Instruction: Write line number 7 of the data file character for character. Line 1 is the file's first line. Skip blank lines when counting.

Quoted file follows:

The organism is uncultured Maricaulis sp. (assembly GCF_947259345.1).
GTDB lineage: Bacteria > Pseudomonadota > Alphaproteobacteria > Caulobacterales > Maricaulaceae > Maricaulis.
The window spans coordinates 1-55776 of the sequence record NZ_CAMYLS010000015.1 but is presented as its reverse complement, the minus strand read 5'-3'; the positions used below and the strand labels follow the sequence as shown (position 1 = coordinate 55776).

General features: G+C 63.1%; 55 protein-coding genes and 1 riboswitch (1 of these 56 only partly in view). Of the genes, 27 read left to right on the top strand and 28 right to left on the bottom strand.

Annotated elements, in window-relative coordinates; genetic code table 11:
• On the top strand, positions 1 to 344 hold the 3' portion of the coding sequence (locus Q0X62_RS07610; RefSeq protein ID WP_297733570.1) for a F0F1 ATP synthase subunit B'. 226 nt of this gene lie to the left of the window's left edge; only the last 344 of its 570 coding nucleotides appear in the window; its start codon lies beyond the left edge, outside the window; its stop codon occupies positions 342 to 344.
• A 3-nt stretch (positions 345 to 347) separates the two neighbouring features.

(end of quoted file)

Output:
• A 3-nt stretch (positions 345 to 347) separates the two neighbouring features.